If so, then it would be more sensible for me to reduce the dose of Metformin and confirm I am still in the low 30s in 6 months time, rather than stopping all the Metformin in one go.

    If I wished to check for side effects, I would stop the Metformin for 2 weeks and see if I feel better, then restart it, remember to increase the dose slowly, and expect side effects for the first week of the restart.

    I would not tell my GP what I was doing, as it is likely a GP would refuse to put me back on Metformin if my A1C increased a little a bit but still remained outside of the range for Type2. I would just stockpile the Metformin boxes, remembering to collect them every month, so the records showed I was still on them

    It is sad we need to play these “games” with GPs, but they have to keep to the NICE guild lines, or at least their computers much show they did…..

    Personly I am aiming for an A1C before 30 before I ease up on drugs or lifestyle.

    --------------

    Remember that Metformin reduces insulin resistance a little, this results in insulin levels that are a little lower, and therefore our body reducing its own insulin resistance that then results in insulin levels that are once again a little bit lower. Hence we need to consider the long-term effects of Metformin on our insulin resistance, not just what our BG says over one week.

    The above does not work, if we eat up to our meters, and hence stop the cycle by increasing our carbs. We can clearly make the above cycle go a lot faster by "low carb" etc, and without diet changes, Metformin just slows down the increase in insulin resistance.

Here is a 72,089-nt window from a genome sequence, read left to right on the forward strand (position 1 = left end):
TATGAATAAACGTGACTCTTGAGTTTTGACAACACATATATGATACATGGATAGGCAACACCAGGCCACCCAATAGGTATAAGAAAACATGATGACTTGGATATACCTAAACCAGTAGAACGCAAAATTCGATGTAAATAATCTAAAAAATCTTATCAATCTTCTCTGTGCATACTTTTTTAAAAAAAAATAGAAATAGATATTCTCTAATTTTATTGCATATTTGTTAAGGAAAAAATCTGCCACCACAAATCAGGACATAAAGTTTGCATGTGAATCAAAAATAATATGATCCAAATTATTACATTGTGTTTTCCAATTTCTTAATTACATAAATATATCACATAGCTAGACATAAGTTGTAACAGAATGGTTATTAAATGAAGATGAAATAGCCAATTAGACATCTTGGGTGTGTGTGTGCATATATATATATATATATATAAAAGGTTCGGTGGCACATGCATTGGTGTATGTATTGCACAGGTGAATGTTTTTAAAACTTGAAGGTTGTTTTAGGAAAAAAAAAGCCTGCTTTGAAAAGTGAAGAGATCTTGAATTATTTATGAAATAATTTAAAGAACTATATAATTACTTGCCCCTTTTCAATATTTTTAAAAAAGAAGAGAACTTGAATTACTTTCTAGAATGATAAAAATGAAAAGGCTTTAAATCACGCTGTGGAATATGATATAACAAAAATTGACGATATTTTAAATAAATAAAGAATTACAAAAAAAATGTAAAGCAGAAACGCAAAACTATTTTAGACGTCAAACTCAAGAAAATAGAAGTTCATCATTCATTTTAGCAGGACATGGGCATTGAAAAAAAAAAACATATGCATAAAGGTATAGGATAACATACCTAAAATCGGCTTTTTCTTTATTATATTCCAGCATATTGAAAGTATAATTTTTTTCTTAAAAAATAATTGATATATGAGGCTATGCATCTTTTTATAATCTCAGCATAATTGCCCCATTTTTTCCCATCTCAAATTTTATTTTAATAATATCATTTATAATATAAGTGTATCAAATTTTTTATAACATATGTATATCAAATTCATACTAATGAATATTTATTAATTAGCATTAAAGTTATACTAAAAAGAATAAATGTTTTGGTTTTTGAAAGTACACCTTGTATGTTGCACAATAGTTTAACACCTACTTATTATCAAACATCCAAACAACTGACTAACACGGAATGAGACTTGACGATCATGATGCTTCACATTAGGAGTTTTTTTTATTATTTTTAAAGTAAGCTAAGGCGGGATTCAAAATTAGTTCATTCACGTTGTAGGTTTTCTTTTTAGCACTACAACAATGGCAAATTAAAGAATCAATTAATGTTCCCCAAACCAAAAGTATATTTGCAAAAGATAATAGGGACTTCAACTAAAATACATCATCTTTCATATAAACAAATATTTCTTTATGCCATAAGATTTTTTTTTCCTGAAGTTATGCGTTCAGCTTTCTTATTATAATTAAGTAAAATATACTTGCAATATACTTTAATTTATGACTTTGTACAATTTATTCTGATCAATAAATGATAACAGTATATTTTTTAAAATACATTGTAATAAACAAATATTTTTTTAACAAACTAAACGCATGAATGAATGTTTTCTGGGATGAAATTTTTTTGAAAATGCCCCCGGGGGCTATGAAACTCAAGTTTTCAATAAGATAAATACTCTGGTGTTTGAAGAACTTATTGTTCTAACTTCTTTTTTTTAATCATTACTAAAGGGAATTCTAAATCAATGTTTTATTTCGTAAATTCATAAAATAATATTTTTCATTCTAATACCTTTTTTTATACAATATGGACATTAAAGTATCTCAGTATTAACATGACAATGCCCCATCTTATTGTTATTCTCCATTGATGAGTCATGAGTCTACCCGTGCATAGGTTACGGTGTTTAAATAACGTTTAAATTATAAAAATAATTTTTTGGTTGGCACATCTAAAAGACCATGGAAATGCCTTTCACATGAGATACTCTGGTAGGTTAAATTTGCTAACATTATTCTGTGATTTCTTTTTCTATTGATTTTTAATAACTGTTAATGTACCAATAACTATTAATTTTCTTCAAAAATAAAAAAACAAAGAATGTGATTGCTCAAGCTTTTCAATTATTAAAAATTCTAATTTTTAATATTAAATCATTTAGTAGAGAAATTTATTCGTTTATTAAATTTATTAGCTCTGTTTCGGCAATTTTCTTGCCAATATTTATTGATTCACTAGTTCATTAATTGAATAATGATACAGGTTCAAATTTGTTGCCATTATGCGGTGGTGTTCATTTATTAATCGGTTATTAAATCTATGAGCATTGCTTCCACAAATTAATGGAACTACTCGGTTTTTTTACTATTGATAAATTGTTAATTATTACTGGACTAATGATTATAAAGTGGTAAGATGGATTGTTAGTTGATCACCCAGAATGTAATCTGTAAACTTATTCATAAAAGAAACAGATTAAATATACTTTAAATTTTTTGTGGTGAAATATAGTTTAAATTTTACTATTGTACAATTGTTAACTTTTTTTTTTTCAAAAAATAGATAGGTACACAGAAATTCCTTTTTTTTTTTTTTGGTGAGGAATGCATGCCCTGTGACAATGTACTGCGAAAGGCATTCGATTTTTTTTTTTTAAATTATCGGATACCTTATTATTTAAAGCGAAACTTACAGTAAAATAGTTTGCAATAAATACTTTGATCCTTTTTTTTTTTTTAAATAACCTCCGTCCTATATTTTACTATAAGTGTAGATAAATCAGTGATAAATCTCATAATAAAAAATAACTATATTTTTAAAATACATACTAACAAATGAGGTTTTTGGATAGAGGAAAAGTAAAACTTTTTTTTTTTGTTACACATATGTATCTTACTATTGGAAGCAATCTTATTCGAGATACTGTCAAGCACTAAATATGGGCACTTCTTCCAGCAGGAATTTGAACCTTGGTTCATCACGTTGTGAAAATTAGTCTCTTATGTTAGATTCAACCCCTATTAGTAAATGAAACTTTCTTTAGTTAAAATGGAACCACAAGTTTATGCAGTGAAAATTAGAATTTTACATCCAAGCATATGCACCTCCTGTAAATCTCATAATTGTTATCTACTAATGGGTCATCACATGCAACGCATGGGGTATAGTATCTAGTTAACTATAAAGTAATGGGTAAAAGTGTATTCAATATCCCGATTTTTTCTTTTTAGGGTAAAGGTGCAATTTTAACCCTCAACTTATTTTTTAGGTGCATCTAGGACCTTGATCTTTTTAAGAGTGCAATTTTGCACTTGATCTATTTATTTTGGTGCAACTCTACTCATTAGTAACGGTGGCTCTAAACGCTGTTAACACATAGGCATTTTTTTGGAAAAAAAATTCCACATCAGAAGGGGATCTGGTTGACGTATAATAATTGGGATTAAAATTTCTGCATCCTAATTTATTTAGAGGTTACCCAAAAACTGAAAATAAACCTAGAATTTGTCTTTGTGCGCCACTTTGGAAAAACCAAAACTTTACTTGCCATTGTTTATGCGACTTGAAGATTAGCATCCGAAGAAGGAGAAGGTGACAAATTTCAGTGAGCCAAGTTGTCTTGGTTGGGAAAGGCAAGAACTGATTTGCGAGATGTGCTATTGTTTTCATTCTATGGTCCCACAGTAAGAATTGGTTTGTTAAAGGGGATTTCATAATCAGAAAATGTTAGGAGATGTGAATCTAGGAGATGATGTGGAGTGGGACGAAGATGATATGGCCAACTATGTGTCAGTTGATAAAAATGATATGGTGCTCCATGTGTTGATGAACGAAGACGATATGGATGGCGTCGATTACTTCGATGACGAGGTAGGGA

When in double-blind studies, Metformin people were given Metformin or a "fake pill", the people on Metformin had their long-term A1C reduced by about 10, some people had it reduced by as much as 20. Yet we all know that on a day to day bases, we can't see much improvement from Metformin on our BG meters, as unlike "low carb" the effect cannot be measured on a meal by meal bases.
     
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  10. Maradona

    Maradona Type 2 · Active Member

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    Thats complicated - so if I can keep my bg figure below 7.8 after meals (as I try to do now) once I stop metformin surely my A1c figure should remain low?
     
  11. ringi

    ringi Type 2 · Well-Known Member

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    There is also your BG levels overnight etc, and the change from stopping metformin could take many months before it is large enough to measure on a normal BG meter. (A CGM looking at the area under the curve may show it up quicker.)

    Also remember that the high level of insulin our body makes to overcome our insulin resistance is what gives us the increased risk of stroke and heart problems, not the high BG levels. Yet the NHS will not measure fasting insulin levels for us, so we don't know if they are creeping up. (A single private test will not tell you much, as you need lots of data points.)
     
  12. Maradona

    Maradona Type 2 · Active Member

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    oh - perhaps I should stay on the tablets after all for peace of mind. also I am only on a yearly review.